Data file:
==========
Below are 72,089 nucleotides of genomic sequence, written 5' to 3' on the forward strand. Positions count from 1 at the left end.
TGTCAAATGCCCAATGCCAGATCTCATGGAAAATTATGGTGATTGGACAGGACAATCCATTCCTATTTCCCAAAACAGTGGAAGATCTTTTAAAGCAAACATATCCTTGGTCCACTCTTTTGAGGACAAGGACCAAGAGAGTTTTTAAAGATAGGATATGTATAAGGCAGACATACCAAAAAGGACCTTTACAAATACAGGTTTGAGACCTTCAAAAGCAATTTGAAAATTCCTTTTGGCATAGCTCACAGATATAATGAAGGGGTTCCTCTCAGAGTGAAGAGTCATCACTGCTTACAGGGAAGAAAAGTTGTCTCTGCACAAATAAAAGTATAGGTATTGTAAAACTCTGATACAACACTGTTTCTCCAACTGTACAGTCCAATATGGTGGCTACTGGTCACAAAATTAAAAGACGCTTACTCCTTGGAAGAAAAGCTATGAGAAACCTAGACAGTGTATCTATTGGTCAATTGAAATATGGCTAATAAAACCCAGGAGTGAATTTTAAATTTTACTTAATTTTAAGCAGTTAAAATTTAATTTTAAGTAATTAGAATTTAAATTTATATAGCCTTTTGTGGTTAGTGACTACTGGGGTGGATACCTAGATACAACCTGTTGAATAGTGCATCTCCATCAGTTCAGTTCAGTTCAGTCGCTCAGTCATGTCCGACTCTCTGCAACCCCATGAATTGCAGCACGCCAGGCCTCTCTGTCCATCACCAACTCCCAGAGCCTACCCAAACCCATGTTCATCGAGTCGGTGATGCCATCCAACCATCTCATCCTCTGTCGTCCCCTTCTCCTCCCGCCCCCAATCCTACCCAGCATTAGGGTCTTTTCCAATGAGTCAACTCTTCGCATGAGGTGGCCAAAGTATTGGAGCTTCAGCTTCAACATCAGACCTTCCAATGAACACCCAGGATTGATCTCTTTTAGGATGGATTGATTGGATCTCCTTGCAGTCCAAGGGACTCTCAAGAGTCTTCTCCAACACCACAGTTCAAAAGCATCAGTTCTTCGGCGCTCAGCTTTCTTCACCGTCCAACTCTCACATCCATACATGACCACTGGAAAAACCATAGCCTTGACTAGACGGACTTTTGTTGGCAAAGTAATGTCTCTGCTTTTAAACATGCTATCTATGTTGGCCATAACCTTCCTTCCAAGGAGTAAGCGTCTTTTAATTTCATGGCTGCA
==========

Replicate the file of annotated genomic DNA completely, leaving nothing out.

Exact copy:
Below are 72,089 nucleotides of genomic sequence, written 5' to 3' on the forward strand. Positions count from 1 at the left end.
TGTCAAATGCCCAATGCCAGATCTCATGGAAAATTATGGTGATTGGACAGGACAATCCATTCCTATTTCCCAAAACAGTGGAAGATCTTTTAAAGCAAACATATCCTTGGTCCACTCTTTTGAGGACAAGGACCAAGAGAGTTTTTAAAGATAGGATATGTATAAGGCAGACATACCAAAAAGGACCTTTACAAATACAGGTTTGAGACCTTCAAAAGCAATTTGAAAATTCCTTTTGGCATAGCTCACAGATATAATGAAGGGGTTCCTCTCAGAGTGAAGAGTCATCACTGCTTACAGGGAAGAAAAGTTGTCTCTGCACAAATAAAAGTATAGGTATTGTAAAACTCTGATACAACACTGTTTCTCCAACTGTACAGTCCAATATGGTGGCTACTGGTCACAAAATTAAAAGACGCTTACTCCTTGGAAGAAAAGCTATGAGAAACCTAGACAGTGTATCTATTGGTCAATTGAAATATGGCTAATAAAACCCAGGAGTGAATTTTAAATTTTACTTAATTTTAAGCAGTTAAAATTTAATTTTAAGTAATTAGAATTTAAATTTATATAGCCTTTTGTGGTTAGTGACTACTGGGGTGGATACCTAGATACAACCTGTTGAATAGTGCATCTCCATCAGTTCAGTTCAGTTCAGTCGCTCAGTCATGTCCGACTCTCTGCAACCCCATGAATTGCAGCACGCCAGGCCTCTCTGTCCATCACCAACTCCCAGAGCCTACCCAAACCCATGTTCATCGAGTCGGTGATGCCATCCAACCATCTCATCCTCTGTCGTCCCCTTCTCCTCCCGCCCCCAATCCTACCCAGCATTAGGGTCTTTTCCAATGAGTCAACTCTTCGCATGAGGTGGCCAAAGTATTGGAGCTTCAGCTTCAACATCAGACCTTCCAATGAACACCCAGGATTGATCTCTTTTAGGATGGATTGATTGGATCTCCTTGCAGTCCAAGGGACTCTCAAGAGTCTTCTCCAACACCACAGTTCAAAAGCATCAGTTCTTCGGCGCTCAGCTTTCTTCACCGTCCAACTCTCACATCCATACATGACCACTGGAAAAACCATAGCCTTGACTAGACGGACTTTTGTTGGCAAAGTAATGTCTCTGCTTTTAAACATGCTATCTATGTTGGCCATAACCTTCCTTCCAAGGAGTAAGCGTCTTTTAATTTCATGGCTGCA